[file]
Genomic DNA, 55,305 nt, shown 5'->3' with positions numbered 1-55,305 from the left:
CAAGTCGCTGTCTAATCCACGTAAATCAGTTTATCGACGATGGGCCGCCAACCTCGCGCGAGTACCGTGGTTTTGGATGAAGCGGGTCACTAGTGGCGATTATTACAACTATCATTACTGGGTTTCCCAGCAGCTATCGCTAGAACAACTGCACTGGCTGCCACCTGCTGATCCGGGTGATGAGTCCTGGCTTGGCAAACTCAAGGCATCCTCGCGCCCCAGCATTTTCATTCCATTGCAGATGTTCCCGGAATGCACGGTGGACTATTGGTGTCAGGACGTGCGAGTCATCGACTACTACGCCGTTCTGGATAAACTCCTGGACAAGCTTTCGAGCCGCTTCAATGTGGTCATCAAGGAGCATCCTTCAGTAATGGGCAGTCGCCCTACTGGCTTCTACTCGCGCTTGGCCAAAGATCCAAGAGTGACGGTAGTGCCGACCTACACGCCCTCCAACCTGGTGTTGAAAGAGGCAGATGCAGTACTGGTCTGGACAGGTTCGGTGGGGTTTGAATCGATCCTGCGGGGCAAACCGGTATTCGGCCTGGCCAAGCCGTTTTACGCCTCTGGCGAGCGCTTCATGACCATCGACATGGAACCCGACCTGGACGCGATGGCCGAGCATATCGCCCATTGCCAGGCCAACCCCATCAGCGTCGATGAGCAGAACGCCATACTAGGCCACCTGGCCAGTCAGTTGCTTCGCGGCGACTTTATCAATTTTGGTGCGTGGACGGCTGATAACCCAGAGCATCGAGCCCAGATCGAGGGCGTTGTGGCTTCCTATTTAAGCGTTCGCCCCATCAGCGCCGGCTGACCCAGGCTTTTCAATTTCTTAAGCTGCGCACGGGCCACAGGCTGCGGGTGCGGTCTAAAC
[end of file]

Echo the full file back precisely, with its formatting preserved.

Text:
Genomic DNA, 55,305 nt, shown 5'->3' with positions numbered 1-55,305 from the left:
CAAGTCGCTGTCTAATCCACGTAAATCAGTTTATCGACGATGGGCCGCCAACCTCGCGCGAGTACCGTGGTTTTGGATGAAGCGGGTCACTAGTGGCGATTATTACAACTATCATTACTGGGTTTCCCAGCAGCTATCGCTAGAACAACTGCACTGGCTGCCACCTGCTGATCCGGGTGATGAGTCCTGGCTTGGCAAACTCAAGGCATCCTCGCGCCCCAGCATTTTCATTCCATTGCAGATGTTCCCGGAATGCACGGTGGACTATTGGTGTCAGGACGTGCGAGTCATCGACTACTACGCCGTTCTGGATAAACTCCTGGACAAGCTTTCGAGCCGCTTCAATGTGGTCATCAAGGAGCATCCTTCAGTAATGGGCAGTCGCCCTACTGGCTTCTACTCGCGCTTGGCCAAAGATCCAAGAGTGACGGTAGTGCCGACCTACACGCCCTCCAACCTGGTGTTGAAAGAGGCAGATGCAGTACTGGTCTGGACAGGTTCGGTGGGGTTTGAATCGATCCTGCGGGGCAAACCGGTATTCGGCCTGGCCAAGCCGTTTTACGCCTCTGGCGAGCGCTTCATGACCATCGACATGGAACCCGACCTGGACGCGATGGCCGAGCATATCGCCCATTGCCAGGCCAACCCCATCAGCGTCGATGAGCAGAACGCCATACTAGGCCACCTGGCCAGTCAGTTGCTTCGCGGCGACTTTATCAATTTTGGTGCGTGGACGGCTGATAACCCAGAGCATCGAGCCCAGATCGAGGGCGTTGTGGCTTCCTATTTAAGCGTTCGCCCCATCAGCGCCGGCTGACCCAGGCTTTTCAATTTCTTAAGCTGCGCACGGGCCACAGGCTGCGGGTGCGGTCTAAAC